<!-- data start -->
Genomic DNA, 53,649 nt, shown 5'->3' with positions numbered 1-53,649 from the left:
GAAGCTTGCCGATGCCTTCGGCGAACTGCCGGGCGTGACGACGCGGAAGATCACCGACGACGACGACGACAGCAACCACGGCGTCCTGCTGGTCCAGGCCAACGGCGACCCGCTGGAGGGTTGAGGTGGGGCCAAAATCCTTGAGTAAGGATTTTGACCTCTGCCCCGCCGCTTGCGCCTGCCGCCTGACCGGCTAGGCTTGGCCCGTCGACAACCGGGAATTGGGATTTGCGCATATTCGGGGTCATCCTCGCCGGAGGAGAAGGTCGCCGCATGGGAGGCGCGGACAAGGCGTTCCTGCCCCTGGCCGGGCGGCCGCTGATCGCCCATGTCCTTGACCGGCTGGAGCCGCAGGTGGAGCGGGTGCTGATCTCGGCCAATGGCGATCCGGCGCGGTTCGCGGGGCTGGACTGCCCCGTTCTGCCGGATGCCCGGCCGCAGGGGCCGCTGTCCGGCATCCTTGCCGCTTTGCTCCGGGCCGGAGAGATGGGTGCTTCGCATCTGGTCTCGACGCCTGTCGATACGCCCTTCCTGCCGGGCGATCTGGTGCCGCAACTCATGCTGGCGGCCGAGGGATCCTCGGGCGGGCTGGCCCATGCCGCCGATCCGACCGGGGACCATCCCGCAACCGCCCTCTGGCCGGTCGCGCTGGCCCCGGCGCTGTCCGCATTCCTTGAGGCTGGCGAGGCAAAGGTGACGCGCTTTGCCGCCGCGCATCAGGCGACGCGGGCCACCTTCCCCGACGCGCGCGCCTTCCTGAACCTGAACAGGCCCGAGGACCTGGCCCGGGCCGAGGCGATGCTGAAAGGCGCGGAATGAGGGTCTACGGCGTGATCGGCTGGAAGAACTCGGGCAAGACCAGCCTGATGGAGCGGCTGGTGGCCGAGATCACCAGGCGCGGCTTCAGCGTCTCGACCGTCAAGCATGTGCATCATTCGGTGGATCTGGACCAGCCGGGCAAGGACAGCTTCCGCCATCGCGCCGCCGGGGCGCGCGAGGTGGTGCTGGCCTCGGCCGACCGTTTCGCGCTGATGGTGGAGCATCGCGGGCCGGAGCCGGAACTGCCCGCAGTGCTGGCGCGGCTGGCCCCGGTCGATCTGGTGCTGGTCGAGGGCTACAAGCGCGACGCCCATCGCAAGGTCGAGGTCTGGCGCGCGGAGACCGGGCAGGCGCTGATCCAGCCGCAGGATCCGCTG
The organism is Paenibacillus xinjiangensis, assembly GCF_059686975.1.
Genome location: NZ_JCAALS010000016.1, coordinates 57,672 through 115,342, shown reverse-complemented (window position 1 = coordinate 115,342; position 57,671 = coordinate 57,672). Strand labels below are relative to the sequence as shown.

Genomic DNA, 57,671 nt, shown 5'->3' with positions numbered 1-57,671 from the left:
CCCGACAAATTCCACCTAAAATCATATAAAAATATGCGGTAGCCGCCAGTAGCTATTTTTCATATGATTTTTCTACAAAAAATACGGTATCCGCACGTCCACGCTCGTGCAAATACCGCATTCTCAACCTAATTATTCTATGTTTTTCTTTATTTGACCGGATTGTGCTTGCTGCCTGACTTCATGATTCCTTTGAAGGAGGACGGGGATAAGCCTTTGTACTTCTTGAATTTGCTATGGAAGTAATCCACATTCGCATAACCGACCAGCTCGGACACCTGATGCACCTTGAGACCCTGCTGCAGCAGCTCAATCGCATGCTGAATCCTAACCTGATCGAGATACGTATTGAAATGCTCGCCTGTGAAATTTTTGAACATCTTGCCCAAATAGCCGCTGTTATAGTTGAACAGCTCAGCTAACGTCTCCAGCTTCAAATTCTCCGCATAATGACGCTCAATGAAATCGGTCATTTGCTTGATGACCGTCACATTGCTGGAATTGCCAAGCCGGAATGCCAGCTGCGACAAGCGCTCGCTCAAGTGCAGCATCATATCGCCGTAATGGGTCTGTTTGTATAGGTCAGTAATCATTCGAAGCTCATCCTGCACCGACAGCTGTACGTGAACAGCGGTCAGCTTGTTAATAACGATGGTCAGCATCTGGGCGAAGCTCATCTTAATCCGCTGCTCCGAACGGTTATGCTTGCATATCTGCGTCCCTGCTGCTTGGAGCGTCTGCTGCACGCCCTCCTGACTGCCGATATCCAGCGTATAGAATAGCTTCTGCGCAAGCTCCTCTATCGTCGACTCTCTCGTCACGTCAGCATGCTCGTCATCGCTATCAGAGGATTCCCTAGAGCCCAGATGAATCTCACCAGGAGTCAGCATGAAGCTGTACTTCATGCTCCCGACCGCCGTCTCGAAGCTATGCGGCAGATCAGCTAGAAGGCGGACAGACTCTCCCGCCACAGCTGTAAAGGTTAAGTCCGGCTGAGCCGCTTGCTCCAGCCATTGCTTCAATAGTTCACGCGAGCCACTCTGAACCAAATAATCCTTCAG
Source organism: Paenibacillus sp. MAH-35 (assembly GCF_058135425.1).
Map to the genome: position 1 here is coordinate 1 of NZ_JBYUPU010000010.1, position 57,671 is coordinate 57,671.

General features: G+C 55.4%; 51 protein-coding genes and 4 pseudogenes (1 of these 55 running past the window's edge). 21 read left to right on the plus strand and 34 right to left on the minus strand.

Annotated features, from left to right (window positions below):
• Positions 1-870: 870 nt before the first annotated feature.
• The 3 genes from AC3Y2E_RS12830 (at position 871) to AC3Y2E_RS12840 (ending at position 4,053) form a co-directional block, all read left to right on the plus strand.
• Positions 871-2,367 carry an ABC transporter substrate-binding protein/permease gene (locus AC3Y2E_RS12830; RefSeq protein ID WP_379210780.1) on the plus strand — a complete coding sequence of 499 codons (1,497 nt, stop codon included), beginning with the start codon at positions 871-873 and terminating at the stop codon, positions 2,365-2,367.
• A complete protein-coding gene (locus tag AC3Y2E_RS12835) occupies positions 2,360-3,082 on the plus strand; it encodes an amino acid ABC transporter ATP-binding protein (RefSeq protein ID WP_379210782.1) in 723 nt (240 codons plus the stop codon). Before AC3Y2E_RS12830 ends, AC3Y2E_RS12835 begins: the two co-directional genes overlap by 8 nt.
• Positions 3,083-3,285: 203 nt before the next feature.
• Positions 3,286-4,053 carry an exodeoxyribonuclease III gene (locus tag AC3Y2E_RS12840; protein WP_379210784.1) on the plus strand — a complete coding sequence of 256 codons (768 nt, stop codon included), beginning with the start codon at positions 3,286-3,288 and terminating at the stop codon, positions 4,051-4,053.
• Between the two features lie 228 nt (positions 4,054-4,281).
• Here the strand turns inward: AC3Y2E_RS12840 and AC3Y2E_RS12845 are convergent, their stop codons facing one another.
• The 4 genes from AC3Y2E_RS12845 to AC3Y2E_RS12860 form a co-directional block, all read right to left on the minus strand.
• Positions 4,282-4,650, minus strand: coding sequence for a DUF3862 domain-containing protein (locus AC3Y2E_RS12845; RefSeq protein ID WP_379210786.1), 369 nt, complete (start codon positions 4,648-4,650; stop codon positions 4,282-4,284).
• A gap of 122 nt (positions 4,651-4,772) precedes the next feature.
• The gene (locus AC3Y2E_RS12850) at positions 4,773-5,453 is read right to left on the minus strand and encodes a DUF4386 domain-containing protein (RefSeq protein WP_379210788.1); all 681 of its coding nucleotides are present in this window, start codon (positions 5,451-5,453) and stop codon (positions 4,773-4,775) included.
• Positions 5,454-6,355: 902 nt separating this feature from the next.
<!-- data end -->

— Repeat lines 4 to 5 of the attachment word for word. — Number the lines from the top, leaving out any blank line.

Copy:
Genome location: NZ_JCAALS010000016.1, coordinates 57,672 through 115,342, shown reverse-complemented (window position 1 = coordinate 115,342; position 57,671 = coordinate 57,672). Strand labels below are relative to the sequence as shown.

Genomic DNA, 57,671 nt, shown 5'->3' with positions numbered 1-57,671 from the left: